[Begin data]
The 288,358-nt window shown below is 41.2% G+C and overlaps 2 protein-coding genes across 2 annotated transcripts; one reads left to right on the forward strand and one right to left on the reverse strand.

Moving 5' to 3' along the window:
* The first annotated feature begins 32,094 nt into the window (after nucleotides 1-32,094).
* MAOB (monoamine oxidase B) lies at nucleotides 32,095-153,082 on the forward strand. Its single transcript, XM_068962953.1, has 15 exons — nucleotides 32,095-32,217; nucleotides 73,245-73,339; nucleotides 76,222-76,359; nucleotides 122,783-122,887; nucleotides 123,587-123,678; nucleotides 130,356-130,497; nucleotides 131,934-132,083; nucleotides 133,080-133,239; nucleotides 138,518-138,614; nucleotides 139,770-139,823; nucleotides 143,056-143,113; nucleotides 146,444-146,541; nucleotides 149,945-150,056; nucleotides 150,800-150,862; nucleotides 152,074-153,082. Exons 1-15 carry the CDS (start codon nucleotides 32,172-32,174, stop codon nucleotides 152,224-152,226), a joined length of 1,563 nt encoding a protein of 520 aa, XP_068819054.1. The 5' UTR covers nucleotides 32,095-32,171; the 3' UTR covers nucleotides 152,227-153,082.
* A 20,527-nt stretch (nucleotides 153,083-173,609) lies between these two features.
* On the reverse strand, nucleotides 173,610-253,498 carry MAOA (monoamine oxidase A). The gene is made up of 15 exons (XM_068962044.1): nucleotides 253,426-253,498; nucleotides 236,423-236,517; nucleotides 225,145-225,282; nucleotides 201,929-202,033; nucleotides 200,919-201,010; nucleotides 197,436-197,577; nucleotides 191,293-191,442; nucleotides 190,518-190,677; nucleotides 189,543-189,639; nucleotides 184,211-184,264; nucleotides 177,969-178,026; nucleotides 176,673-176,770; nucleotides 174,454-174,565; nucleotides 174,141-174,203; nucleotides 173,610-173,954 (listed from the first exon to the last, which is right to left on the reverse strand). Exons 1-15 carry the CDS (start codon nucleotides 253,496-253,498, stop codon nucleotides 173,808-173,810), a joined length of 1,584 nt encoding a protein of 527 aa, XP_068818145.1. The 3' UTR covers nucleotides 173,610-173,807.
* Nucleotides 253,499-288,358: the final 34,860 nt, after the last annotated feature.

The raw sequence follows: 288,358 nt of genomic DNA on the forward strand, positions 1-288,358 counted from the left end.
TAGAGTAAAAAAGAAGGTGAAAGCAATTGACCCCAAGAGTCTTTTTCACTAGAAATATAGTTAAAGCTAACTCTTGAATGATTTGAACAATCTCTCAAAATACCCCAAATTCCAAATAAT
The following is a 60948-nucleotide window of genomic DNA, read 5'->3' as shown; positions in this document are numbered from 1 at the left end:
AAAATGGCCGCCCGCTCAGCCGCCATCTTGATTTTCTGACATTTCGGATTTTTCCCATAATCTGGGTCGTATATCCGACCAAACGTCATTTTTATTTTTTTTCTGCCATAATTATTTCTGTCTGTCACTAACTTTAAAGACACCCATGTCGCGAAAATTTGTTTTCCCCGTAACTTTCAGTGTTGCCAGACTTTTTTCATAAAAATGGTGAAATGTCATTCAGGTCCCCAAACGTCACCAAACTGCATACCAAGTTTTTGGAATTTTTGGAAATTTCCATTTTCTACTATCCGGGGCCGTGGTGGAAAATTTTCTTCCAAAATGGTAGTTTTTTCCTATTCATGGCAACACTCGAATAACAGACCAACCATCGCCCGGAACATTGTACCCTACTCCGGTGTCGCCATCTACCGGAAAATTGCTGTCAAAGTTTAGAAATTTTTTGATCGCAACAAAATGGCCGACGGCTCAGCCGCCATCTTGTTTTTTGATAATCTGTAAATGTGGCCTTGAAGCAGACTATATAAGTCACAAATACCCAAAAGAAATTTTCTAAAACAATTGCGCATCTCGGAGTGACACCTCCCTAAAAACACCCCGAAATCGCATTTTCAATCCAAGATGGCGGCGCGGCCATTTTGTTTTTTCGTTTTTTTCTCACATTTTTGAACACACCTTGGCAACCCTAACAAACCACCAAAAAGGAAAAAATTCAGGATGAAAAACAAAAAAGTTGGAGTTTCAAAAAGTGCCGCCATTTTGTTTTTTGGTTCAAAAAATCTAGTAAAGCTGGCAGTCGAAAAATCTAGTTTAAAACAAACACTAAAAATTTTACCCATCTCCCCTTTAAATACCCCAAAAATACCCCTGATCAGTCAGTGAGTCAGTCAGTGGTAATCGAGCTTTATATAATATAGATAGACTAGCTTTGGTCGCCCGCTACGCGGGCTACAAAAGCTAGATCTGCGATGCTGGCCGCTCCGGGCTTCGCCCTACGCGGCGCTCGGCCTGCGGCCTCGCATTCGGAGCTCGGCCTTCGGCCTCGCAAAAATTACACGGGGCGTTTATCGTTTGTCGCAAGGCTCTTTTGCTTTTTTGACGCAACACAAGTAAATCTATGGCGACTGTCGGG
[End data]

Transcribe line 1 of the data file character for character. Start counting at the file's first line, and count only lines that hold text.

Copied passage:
The 288,358-nt window shown below is 41.2% G+C and overlaps 2 protein-coding genes across 2 annotated transcripts; one reads left to right on the forward strand and one right to left on the reverse strand.